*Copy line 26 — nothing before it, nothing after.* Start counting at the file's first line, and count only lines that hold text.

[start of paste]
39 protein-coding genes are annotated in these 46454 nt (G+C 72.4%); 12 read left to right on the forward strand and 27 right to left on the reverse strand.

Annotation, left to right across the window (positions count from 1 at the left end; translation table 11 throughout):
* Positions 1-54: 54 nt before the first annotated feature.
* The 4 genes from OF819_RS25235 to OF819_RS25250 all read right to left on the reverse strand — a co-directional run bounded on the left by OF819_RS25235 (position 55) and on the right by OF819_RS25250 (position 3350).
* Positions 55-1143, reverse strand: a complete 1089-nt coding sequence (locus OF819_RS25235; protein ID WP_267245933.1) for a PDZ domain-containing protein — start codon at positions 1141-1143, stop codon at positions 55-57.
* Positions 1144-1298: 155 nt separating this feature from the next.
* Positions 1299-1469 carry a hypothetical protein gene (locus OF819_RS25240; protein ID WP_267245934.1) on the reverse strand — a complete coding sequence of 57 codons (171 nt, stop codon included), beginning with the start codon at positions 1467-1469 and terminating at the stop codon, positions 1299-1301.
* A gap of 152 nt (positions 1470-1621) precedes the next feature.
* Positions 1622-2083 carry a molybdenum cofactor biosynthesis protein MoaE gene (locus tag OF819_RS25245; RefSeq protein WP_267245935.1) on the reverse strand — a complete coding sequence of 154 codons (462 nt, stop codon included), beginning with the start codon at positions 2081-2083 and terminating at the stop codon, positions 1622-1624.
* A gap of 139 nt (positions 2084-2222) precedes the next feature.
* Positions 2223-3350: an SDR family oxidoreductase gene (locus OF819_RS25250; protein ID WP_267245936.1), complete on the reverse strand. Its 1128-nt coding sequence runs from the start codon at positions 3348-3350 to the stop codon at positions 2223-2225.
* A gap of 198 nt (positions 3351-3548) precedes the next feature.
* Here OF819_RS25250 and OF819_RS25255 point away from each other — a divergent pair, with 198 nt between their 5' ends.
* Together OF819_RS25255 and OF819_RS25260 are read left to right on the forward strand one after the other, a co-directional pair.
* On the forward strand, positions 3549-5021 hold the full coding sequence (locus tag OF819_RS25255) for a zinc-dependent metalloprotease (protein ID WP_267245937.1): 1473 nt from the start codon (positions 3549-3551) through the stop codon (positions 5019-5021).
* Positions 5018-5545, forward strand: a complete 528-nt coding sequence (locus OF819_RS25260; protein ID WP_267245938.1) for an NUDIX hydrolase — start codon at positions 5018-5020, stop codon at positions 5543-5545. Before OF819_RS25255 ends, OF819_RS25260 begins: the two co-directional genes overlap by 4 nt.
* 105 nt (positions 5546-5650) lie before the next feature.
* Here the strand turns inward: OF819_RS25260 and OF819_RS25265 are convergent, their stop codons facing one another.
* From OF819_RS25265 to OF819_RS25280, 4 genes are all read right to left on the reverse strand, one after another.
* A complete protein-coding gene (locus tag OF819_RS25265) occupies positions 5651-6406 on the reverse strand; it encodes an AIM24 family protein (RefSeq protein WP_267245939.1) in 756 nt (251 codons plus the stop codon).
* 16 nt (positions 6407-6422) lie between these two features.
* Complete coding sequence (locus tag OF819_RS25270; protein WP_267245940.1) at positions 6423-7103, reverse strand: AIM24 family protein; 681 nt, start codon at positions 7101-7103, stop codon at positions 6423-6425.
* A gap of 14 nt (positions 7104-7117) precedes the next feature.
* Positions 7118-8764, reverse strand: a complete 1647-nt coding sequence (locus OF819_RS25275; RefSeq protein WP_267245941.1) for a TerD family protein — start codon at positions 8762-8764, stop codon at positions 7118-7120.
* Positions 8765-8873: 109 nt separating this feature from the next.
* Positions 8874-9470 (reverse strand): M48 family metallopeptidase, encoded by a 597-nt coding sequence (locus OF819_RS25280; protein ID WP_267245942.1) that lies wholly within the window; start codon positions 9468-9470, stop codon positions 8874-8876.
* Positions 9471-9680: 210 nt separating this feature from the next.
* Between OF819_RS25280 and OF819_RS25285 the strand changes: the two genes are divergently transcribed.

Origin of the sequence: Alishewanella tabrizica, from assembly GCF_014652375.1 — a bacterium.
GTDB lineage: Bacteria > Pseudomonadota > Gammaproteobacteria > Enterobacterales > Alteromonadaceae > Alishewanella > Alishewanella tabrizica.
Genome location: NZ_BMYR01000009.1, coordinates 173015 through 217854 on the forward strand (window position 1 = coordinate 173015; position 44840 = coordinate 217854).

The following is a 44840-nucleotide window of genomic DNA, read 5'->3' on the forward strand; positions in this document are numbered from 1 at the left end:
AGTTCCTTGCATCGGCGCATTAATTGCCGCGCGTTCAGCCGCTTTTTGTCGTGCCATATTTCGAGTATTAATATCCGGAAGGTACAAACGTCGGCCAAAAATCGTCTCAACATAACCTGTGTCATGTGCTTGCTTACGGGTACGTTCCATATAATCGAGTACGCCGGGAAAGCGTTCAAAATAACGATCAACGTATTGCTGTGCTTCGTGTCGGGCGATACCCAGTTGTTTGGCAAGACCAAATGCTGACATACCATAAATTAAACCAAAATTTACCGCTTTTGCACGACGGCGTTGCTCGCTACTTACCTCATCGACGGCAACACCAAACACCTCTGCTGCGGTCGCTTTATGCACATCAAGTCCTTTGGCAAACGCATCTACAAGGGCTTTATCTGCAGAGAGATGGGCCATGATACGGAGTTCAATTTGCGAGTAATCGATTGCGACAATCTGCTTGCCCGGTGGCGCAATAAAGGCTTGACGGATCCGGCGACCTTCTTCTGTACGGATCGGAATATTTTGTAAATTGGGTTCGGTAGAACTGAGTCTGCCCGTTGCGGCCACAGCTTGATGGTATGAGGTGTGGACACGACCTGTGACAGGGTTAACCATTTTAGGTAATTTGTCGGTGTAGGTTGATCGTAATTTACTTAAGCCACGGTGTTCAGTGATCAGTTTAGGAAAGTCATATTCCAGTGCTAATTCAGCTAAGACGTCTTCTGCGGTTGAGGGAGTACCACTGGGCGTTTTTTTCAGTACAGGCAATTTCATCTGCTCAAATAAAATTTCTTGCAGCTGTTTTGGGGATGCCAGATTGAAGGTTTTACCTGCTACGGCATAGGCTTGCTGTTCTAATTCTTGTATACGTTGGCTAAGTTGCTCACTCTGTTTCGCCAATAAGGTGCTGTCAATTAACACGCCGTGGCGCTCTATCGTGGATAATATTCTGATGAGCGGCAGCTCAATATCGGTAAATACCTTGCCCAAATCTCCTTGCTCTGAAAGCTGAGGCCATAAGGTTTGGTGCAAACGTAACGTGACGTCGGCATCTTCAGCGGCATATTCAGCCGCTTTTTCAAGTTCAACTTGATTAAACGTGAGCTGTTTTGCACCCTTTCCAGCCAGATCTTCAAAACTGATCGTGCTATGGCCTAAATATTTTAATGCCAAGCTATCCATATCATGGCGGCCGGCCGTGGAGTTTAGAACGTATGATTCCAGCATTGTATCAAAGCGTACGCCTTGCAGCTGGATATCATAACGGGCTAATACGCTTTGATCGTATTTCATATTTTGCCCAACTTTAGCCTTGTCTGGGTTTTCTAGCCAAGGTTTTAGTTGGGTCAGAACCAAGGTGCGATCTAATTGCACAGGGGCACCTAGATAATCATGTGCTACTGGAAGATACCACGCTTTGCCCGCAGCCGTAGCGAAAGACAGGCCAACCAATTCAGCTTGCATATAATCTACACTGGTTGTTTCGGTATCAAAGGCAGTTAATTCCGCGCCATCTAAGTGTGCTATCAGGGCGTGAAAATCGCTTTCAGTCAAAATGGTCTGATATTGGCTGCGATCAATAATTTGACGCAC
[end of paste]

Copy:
* Positions 8874-9470 (reverse strand): M48 family metallopeptidase, encoded by a 597-nt coding sequence (locus OF819_RS25280; protein ID WP_267245942.1) that lies wholly within the window; start codon positions 9468-9470, stop codon positions 8874-8876.